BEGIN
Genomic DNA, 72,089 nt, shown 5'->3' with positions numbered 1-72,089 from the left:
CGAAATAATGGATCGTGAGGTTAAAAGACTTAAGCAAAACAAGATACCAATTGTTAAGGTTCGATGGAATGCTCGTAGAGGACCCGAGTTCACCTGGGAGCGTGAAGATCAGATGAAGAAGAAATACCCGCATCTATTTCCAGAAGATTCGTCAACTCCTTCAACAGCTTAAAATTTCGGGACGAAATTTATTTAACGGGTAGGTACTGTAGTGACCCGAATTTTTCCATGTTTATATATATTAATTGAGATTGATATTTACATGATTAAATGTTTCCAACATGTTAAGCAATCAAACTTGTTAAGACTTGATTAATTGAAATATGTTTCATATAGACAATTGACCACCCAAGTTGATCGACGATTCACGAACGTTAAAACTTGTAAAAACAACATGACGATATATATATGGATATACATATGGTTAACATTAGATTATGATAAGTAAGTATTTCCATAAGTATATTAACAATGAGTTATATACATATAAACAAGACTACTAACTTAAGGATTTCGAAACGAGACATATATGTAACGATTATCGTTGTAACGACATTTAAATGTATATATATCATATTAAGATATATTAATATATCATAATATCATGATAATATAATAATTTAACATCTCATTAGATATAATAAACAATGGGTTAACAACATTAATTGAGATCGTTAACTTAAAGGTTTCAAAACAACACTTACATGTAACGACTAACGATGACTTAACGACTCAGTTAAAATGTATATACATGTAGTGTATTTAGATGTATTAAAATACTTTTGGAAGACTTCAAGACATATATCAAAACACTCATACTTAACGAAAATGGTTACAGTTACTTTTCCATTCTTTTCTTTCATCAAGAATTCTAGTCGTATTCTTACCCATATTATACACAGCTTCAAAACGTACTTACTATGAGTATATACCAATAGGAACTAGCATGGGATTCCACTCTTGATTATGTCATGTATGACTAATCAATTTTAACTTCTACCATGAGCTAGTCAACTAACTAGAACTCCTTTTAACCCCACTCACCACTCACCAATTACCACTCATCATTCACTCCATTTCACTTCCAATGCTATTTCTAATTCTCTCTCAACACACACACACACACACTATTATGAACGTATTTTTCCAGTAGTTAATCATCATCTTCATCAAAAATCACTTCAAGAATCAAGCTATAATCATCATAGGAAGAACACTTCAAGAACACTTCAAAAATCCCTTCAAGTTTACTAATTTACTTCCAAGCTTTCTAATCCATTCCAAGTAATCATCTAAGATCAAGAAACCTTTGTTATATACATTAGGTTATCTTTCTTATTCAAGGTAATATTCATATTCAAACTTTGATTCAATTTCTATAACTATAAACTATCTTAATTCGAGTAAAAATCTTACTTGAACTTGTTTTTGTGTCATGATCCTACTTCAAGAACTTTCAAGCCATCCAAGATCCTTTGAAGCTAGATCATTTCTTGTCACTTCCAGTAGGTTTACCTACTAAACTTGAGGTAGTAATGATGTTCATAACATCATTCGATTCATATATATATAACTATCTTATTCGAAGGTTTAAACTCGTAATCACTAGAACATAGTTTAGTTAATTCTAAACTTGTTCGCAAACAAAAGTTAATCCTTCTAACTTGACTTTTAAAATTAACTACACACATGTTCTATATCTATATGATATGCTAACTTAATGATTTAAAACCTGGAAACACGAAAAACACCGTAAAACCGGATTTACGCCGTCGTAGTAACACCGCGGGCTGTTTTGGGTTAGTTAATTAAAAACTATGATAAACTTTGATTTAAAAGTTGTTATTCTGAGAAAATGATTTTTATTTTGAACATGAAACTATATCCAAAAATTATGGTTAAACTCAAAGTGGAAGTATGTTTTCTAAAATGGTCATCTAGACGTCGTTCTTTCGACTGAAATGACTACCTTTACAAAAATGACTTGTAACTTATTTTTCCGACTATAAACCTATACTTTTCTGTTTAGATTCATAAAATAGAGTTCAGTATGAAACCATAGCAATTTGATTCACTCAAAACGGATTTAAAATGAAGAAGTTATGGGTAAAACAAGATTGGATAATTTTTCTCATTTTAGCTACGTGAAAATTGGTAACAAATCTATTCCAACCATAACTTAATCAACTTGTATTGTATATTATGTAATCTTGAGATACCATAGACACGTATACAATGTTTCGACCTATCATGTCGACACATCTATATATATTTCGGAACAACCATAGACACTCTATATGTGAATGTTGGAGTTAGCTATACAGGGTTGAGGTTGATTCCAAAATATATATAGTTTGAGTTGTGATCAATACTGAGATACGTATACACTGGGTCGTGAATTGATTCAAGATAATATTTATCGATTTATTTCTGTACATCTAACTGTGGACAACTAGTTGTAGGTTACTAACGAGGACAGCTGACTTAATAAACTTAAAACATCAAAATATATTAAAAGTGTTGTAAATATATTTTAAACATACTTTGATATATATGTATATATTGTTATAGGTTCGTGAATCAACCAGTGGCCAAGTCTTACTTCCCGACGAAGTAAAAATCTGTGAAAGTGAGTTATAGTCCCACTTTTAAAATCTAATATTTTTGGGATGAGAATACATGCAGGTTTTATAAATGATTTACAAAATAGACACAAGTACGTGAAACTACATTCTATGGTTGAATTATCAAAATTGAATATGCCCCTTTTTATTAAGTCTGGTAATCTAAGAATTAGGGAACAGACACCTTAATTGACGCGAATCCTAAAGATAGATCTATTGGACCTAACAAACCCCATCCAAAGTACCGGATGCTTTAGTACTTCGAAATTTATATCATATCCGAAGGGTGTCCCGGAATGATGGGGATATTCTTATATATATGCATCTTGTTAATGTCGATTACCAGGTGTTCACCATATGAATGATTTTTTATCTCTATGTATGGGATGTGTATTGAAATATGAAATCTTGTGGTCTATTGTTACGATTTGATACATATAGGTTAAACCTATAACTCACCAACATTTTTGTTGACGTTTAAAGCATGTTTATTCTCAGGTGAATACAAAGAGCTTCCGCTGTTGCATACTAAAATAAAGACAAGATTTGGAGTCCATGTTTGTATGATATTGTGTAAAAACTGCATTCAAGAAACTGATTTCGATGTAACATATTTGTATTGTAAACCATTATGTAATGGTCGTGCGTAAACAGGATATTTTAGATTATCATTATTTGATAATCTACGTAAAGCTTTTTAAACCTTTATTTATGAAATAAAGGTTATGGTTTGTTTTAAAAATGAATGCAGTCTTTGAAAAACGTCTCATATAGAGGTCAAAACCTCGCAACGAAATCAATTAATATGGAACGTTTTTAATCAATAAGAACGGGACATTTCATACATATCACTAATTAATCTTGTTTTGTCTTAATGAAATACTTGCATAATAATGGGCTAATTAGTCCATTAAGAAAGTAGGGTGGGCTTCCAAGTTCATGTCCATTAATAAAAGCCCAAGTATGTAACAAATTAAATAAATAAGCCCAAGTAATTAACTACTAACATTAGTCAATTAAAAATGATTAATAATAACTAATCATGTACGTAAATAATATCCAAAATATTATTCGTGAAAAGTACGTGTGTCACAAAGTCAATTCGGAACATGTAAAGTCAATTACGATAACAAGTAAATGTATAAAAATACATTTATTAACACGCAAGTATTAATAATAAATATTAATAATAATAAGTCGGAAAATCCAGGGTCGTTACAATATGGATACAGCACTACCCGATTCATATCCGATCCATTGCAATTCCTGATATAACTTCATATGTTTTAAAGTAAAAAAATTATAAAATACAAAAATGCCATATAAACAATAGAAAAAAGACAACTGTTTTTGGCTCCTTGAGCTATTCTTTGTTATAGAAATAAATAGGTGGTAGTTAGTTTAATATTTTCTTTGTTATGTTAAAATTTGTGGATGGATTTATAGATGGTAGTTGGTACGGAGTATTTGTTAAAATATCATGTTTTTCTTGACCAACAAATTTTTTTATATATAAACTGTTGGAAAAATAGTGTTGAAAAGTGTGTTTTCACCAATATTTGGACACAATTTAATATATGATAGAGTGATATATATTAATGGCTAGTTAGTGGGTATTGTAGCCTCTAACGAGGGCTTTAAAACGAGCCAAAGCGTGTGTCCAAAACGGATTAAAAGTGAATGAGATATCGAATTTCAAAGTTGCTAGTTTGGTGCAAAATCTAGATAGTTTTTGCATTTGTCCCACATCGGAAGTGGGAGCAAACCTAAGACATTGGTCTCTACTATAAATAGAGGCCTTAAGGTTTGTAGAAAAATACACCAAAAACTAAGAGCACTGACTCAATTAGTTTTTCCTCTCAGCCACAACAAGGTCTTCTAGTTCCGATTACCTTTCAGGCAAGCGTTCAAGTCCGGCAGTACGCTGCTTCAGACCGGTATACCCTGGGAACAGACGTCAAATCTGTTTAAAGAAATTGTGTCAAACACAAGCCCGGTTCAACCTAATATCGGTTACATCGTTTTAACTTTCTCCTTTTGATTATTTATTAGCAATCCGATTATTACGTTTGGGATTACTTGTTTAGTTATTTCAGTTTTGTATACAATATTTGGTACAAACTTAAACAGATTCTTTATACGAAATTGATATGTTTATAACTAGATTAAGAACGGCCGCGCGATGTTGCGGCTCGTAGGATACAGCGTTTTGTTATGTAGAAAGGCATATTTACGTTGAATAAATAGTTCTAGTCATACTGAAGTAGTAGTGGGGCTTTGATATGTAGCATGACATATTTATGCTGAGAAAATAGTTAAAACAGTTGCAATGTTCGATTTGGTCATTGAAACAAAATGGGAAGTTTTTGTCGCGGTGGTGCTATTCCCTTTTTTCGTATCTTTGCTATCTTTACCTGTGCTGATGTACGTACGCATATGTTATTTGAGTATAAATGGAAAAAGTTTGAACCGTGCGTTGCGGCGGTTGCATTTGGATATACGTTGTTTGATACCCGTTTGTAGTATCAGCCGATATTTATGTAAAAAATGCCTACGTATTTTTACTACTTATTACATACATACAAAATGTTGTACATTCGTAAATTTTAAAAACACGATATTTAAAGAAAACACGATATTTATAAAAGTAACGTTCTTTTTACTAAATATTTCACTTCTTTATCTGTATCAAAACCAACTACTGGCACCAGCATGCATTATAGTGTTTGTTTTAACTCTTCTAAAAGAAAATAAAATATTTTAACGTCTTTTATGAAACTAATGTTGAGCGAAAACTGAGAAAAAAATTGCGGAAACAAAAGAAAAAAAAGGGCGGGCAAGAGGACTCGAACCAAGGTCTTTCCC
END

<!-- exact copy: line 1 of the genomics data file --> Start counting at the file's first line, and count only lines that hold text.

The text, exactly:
Genomic DNA, 72,089 nt, shown 5'->3' with positions numbered 1-72,089 from the left: